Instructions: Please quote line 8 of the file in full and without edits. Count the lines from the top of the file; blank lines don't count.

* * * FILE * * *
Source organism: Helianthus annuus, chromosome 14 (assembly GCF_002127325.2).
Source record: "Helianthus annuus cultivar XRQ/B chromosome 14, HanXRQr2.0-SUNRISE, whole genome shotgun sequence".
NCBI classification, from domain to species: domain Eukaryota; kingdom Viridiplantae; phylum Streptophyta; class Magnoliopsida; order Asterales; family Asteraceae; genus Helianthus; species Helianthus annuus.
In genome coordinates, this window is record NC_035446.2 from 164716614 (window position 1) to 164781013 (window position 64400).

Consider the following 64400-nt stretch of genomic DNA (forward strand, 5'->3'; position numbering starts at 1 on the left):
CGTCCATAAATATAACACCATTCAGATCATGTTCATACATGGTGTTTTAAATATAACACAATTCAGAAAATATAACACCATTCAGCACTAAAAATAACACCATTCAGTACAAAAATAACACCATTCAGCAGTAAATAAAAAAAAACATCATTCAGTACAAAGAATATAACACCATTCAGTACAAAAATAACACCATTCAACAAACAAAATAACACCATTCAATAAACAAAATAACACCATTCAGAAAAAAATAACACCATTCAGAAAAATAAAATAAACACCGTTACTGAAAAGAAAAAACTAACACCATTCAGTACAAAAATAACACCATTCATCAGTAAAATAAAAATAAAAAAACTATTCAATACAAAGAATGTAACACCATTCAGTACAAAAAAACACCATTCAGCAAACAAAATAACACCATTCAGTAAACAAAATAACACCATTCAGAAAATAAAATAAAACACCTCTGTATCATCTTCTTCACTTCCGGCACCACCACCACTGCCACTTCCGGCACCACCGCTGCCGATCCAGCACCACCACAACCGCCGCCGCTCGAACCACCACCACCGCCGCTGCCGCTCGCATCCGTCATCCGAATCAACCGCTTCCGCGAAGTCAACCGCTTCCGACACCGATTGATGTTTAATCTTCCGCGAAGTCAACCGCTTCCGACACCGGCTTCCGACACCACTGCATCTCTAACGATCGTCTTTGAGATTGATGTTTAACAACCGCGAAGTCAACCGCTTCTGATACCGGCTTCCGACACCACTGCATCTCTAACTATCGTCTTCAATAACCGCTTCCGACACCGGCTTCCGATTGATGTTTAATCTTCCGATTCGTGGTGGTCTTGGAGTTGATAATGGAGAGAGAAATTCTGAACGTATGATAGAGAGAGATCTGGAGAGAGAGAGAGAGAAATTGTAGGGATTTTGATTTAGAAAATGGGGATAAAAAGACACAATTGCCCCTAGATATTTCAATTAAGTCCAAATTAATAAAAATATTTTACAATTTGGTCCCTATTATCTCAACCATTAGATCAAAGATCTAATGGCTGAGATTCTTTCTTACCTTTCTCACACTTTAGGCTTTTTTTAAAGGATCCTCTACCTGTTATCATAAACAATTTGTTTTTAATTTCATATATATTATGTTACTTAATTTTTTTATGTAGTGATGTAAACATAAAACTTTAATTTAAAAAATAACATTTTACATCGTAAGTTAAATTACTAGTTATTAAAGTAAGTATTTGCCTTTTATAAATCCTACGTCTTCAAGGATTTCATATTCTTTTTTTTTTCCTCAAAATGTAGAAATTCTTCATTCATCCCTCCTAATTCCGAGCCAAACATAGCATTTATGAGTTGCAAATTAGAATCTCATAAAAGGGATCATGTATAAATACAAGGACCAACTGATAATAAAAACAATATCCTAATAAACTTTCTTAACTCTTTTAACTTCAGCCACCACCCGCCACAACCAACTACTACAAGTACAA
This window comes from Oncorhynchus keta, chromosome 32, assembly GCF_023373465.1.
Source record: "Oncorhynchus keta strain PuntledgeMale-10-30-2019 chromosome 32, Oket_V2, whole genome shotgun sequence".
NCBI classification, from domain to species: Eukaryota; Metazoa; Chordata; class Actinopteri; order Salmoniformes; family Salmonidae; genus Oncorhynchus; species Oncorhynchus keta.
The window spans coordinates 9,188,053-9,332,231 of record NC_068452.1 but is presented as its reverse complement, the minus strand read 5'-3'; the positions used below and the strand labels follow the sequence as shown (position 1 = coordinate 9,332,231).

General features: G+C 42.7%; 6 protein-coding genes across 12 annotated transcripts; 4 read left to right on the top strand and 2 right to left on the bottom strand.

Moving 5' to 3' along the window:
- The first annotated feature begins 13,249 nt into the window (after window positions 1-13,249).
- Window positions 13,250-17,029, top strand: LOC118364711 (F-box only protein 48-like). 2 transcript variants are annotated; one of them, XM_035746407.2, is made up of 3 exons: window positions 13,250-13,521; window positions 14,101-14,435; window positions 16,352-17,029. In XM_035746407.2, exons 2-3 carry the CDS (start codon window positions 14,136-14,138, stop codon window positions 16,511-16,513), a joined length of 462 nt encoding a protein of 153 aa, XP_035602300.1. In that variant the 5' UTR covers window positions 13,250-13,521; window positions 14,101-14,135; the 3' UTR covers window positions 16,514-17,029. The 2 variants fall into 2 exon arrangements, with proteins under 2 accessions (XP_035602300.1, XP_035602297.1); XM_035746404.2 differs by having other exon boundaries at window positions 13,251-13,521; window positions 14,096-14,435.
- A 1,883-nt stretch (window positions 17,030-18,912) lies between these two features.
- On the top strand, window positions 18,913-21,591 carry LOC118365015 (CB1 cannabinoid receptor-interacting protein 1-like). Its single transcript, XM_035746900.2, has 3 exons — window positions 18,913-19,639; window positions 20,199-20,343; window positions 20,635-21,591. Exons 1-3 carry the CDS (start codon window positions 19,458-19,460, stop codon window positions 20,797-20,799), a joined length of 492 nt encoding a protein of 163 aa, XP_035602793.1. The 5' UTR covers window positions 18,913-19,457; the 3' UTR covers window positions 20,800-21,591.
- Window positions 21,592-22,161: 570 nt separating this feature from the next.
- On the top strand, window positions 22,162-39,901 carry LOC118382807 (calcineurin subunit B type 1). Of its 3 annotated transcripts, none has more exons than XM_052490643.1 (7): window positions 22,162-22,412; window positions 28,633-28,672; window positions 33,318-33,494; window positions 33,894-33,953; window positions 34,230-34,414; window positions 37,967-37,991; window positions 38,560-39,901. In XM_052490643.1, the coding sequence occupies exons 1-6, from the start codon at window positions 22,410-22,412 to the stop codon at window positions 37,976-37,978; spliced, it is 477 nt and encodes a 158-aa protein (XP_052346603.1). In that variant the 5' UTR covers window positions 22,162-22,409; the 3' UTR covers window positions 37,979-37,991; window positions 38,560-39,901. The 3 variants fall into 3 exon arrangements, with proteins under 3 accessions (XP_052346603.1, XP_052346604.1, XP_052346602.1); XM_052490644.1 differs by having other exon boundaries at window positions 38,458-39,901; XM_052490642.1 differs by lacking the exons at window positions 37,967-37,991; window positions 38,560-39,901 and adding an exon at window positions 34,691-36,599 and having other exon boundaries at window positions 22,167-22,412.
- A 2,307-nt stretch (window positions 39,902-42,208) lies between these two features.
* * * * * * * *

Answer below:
Source record: "Oncorhynchus keta strain PuntledgeMale-10-30-2019 chromosome 32, Oket_V2, whole genome shotgun sequence".